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Drake, Francis Marion
(December 30, 1830–November 20, 1903)

–Civil War military officer, railroad developer, governor, and benefactor of Drake University—was born in the western Illinois hamlet of Rushville, where he grew up in a family of modest means. His father, John Adams Drake (1802-1880), was a merchant and small-time capitalist. In 1837 the senior Drake relocated with his wife, Harriet Jane (O'Neal) Drake, whom he married in 1826, and their flock of children (ultimately 14) to the frontier settlement of Fort Madison, Iowa, then part of Wisconsin Territory. The Drakes remained in that Mississippi River community until 1846, when they relocated to interior Davis County. There Francis's father founded the village of Drakesville and pursued banking and agricultural interests.

    Drake received a basic education in Fort Madison's public schools, although he never graduated from high school, hardly unusual for a lad of his generation. But he expanded his knowledge through his own initiative; he read widely and spent time with "learned" people.

    In the early 1850s Drake demonstrated his love for adventure and risk taking. In 1852 he organized a wagon train from southern Iowa to the gold fields of northern California. Once there, however, Drake turned to stock raising and for about a year remained in the Sacramento area. In 1854 he returned to the Midwest, but he soon set out again for the Golden State. This time he drove a herd of dairy cows, highly prized in both mining and nonmining communities. Although Drake accomplished that perilous undertaking, he nearly lost his life on the trip home, surviving both a shipwreck and a shipboard fire.

    An Iowa resident again, Drake engaged in more traditional activities. Initially he worked for his father and brothers in their Drakesville enterprises. Then in 1859 he struck out on his own and settled in the nearby Appanoose County village of Unionville, where he operated a general store.

    During the Civil War, Drake rallied to the Union colors. He raised a company of volunteers for an Iowa infantry unit, and he saw active combat. Later the governor commissioned him as a lieutenant colonel and asked him to recruit more troops. Once again Drake endured hostile fire, being wounded seriously and captured by Confederate forces. Later he won parole and courageously rejoined his regiment. When Drake left the military in 1865, he wore the uniform of a brigadier general.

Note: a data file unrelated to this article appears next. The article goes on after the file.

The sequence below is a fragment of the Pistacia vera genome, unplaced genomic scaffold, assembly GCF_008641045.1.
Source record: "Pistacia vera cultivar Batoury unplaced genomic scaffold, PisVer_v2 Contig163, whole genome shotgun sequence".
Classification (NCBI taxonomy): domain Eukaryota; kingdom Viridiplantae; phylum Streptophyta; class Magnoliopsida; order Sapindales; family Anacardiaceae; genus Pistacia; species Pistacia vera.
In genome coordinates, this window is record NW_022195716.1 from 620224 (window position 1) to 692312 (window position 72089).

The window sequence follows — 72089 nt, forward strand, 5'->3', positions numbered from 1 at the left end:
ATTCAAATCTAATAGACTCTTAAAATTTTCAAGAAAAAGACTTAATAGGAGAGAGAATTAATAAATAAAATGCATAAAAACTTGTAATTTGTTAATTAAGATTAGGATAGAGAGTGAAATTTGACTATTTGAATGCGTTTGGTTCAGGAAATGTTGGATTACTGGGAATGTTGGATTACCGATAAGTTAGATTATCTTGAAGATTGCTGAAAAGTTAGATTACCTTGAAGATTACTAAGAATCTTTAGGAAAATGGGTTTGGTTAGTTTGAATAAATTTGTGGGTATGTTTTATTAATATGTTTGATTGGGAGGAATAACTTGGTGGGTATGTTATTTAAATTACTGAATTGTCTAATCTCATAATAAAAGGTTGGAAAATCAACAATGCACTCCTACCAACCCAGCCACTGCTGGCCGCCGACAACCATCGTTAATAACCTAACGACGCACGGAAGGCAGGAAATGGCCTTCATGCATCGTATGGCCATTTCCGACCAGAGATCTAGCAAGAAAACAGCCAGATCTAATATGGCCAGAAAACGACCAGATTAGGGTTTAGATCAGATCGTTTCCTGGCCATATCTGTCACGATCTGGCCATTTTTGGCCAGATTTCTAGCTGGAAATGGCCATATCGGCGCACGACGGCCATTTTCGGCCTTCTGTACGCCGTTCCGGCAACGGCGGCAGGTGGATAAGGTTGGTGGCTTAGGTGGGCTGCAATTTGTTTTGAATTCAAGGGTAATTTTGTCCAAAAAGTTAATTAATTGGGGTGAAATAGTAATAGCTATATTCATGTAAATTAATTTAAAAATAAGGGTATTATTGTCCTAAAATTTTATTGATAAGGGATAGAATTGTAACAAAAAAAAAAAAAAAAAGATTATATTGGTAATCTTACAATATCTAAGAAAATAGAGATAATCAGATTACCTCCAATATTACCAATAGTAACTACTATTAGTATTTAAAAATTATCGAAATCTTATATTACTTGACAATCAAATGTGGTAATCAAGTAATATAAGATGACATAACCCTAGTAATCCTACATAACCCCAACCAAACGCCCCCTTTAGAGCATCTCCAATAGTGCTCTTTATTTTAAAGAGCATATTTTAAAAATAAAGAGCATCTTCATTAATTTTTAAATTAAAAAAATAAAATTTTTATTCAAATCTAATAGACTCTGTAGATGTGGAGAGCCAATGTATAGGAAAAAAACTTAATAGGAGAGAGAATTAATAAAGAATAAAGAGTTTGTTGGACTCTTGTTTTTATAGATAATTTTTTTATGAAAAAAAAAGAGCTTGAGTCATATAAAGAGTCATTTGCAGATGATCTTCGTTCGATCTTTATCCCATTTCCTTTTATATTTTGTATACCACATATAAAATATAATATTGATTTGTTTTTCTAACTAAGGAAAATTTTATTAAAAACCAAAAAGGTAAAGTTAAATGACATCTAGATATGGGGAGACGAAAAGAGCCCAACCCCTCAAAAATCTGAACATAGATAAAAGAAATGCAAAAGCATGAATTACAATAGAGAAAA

Following the war, Drake gave up his occupation as a minor merchant. He studied law and won admission to the local bar. And he left Unionville for Centerville, the bustling seat of Appanoose County. The quintessential community booster, Drake became keenly interested in improving local transportation. In post-Civil War Iowa, that meant railroads. In 1866 he launched the Iowa Southern Railroad, which soon joined the Keokuk & Western Railway (K&W), a road that by 1872 linked Keokuk (via Alexandria, Missouri) with Centerville. Eight years later the K&W, which Drake headed, reached Van Wert, 58 miles west of Centerville, making for a 148-mile road. Subsequently, he spearheaded construction of the 24-mile Centerville, Moravia & Albia Railway that linked the communities of its corporate name.

    There were additional railroad projects. In the early 1880s Drake assisted with the development of two central Iowa branch lines for the Iowa Central (then the Central Iowa) Railway. This trackage connected Hampton with Belmond and Minerva Junction with Story City. A much larger undertaking involved construction of the 110-mile Indiana, Illinois & Iowa Railroad. Opened in 1883 between Streator, Illinois, and North Judson, Indiana, this profitable connecting and terminal road was eventually extended to South Bend, Indiana, an additional 40 miles. Drake would serve as president between 1883 and 1898.

    In all likelihood, Drake represented various investors in his railroad projects. Evidence suggests that he worked closely with Russell Sage, the shrewd Wall Street stock trader. Drake's business activities made him wealthy, and he therefore possessed the financial means to expand his railroad interests independently.

    By the time of his death in 1903, due to diabetes, Drake had become a household name in Iowa. Although fellow citizens may not have immediately associated him with railroads, they knew that he had been the principal benefactor of Drake University in Des Moines, a school associated with the Disciples of Christ church. And residents knew, too, that Drake had served as Iowa's mildly progressive governor between 1897 and 1899. Yet Drake's permanent legacy involves the university, although his railroad activities did much to develop portions of Iowa and the Midwest, and his short office-holding career was hardly insignificant.
Sources include "Francis Drake," Wabash Railroad Company Papers, Norfolk Southern Corporation Archive, Atlanta; and H. Roger Grant, ed., Iowa Railroads: The Essays of Frank P. Donovan, Jr. (2000).
Contributor: H. Roger Grant